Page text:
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Hello I have a string which contains a mail address. For example ( user@foo.bar.com ) And I have a list which contains only domains ('bar.com','stackoverflow.com') etc.

I want to search the list if it contains my string's domain. Right now I am using a code like this

if tokens[1].partition("@")[2] in domainlist:

tokens[1] contains the mail address and domainlist contains the domains. But as you can see the result of tokens[1].partition("@")[2] will return foo.bar.com but my list has the domain bar.com. How can I make this if statement return true? And it should be very fast because hundreds of mail addresses will come in every second

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Using .partition("@")[2] will fail for certain types of email addresses. See stackoverflow.com/questions/5908190/… for how to do so. –  ninjagecko May 6 '11 at 7:59

5 Answers 5

up vote 4 down vote accepted

It should work like this:

if any(tokens[1].endswith(domain) for domain in domainlist): 
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1  
too simple, the domain 'foo.com' would match also 'somefoo.com' –  Riccardo Galli May 6 '11 at 7:52
    
Thanks. It works just as I want :) –  Alptugay May 6 '11 at 7:53
    
Ooops, sorry... it has one problem... It returns true for 'me@foobar.com' if 'bar.com' is in the domainlist. Probably not what OP wants... :-( –  eumiro May 6 '11 at 7:55
    
See stackoverflow.com/questions/5908190/… in case len(domainlist)>1000, for a way to avoid doing 1000x the work. Otherwise this is a valid answer. –  ninjagecko May 6 '11 at 7:58

If speed is really an issue for you, you can look into methods like Aho-Corasick. There are plenty of implementations available, like esmre/esm http://code.google.com/p/esmre/

As pointed out by @Riccardo Galli, simple string matching will produce some false positives, so you can try with esmre first, adding according regexes into index, something like index.enter("(^|\.){0}$".format(domain))

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Opposite to other answers, here 'foo.com' would not match also '@y.afoo.com'

def mailInDomains(mail,domains):

    for domain in domainList:
        dLen = len(domain)
        if mail[-dLen:]==domain and mail[-dLen-1] in ('.','@'):
            return True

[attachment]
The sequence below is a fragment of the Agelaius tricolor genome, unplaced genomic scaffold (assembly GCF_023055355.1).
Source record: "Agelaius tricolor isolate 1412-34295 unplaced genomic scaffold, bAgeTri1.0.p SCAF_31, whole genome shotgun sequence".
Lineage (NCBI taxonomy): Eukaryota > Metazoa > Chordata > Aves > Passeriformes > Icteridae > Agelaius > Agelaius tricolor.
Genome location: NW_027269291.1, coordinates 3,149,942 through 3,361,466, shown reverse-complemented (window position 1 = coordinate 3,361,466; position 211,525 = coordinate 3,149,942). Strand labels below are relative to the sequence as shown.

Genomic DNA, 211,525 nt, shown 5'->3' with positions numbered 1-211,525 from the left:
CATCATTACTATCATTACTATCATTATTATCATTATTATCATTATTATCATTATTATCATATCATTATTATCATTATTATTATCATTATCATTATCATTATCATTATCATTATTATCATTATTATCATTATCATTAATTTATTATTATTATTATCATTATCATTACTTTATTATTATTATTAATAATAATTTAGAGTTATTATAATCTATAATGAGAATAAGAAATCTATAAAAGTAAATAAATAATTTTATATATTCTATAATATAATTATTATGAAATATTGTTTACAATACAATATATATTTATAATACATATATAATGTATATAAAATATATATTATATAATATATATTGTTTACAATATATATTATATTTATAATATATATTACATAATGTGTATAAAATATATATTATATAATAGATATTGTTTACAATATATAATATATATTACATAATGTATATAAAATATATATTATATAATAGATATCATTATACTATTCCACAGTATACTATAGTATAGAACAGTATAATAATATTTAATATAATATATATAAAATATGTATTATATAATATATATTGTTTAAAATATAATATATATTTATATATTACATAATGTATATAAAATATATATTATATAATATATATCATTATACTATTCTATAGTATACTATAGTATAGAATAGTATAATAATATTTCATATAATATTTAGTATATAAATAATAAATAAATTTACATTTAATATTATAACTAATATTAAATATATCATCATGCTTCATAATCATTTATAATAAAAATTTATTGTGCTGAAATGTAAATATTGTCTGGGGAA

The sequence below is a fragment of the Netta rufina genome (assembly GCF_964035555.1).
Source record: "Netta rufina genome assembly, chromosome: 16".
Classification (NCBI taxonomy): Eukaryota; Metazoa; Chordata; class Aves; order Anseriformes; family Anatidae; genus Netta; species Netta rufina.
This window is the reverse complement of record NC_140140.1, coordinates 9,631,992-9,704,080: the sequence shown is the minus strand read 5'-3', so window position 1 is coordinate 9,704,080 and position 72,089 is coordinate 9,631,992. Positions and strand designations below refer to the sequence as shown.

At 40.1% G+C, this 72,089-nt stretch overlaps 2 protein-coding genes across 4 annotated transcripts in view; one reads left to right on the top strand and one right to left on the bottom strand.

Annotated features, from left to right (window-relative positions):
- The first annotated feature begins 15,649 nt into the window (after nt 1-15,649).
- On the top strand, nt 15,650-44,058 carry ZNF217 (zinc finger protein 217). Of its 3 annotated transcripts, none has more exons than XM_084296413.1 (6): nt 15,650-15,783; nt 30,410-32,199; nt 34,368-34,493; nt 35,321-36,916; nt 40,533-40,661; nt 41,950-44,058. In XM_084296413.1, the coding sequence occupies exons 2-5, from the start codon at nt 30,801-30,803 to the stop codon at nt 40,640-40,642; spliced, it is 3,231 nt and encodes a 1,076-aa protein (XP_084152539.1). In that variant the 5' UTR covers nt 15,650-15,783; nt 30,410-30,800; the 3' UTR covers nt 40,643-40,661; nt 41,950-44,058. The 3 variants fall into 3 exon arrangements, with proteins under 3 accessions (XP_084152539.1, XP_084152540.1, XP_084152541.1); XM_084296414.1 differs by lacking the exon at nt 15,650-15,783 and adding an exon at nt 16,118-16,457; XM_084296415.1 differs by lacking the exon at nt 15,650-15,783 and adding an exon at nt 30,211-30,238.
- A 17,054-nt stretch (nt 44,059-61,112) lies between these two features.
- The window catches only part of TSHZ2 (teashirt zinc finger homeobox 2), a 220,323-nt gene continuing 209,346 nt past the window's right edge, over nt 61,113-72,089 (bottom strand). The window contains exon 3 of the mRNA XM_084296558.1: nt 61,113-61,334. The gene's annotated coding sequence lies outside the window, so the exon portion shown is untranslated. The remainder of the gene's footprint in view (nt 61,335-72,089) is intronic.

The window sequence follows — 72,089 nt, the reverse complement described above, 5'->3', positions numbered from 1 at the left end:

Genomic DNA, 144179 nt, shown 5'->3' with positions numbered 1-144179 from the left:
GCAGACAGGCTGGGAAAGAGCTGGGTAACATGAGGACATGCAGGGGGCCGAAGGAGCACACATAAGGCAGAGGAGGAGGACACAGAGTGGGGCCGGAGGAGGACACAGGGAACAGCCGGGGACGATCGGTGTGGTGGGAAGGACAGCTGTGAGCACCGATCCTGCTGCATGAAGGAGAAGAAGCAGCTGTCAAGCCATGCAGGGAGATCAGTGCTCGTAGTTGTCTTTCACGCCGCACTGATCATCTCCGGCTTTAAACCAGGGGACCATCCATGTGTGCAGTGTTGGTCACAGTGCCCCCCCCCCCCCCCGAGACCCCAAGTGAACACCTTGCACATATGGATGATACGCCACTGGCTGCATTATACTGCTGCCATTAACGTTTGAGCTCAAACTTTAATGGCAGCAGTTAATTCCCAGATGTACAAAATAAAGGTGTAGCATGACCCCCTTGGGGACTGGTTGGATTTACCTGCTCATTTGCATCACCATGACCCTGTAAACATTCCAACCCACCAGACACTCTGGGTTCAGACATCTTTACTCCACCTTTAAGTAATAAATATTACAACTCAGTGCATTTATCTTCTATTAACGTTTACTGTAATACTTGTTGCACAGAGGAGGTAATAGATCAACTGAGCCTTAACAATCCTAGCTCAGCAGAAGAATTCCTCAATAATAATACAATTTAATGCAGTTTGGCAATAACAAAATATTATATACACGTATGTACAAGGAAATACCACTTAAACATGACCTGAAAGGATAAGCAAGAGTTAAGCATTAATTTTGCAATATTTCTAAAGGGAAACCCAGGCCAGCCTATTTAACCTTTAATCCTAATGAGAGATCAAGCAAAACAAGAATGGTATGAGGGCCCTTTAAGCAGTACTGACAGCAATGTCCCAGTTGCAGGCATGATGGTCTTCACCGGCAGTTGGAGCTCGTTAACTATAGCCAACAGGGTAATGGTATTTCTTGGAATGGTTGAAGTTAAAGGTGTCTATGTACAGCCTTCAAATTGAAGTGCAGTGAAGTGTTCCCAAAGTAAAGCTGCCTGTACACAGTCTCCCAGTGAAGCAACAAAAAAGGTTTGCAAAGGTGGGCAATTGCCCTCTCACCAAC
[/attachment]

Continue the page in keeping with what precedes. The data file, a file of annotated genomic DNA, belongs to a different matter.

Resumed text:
return False
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First, make domainlist a set. It will be faster to check whether there is something contained in it.

Second, add all 'superdomains' into this set, such as 'bar.com' for 'foo.bar.com'.

domainlist = ['foo.bar.com', 'bar2.com', 'foo3.bar3.foobar.com']
domainset = set()
for domain in domainlist:
    parts = domain.split('.')
    domainset.update('.'.join(parts[i:]) for i in xrange(len(parts)-1))

#domainset is now:
set(['bar.com',
     'bar2.com',
     'bar3.foobar.com',
     'foo.bar.com',
     'foo3.bar3.foobar.com',
     'foobar.com'])

And now you can test

if tokens[1].partition("@")[2] in domainset:
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Hundreds of mail addresses should not be an issue. The following is a one-liner:

any(domain.endswith(d) for d in MY_DOMAINS)

Here, you can do user,sep,domain = address.rpartition('@'). Otherwise, your current method will fail for email addresses such as "B@tm4n"@something.com, which are valid according to http://tools.ietf.org/html/rfc5322

If performance becomes a factor, you can use a Trie (a kind of data structure). If performance is still a factor, you can use other tricks.

The above goes through each element in the domains you're checking, so if you have 1000 domains in your list, you need to do 1000 lookups for each email address. If this is an issue, you can do this to achieve O(1) per lookup (you also probably want to make sure you're not checking more than 5 suffixes, to protect yourself from maliciously crafted email addresses).

MY_DOMAINS = set(MY_DOMAINS)

def suffixes(domain):
    """
        suffixes('foo.bar.com') -yields-> ['foo.bar.com', 'bar.com', 'com']
    """
    while True:
        yield domain
        parts = domain.split('.',1)
        if len(parts>1)
            domain = parts[1]
        else:
            break
def isInList(address):
    user,sep,domain = address.rpartition('@')
    return any(suffix in MY_DOMAINS for suffix in suffixes(domain))
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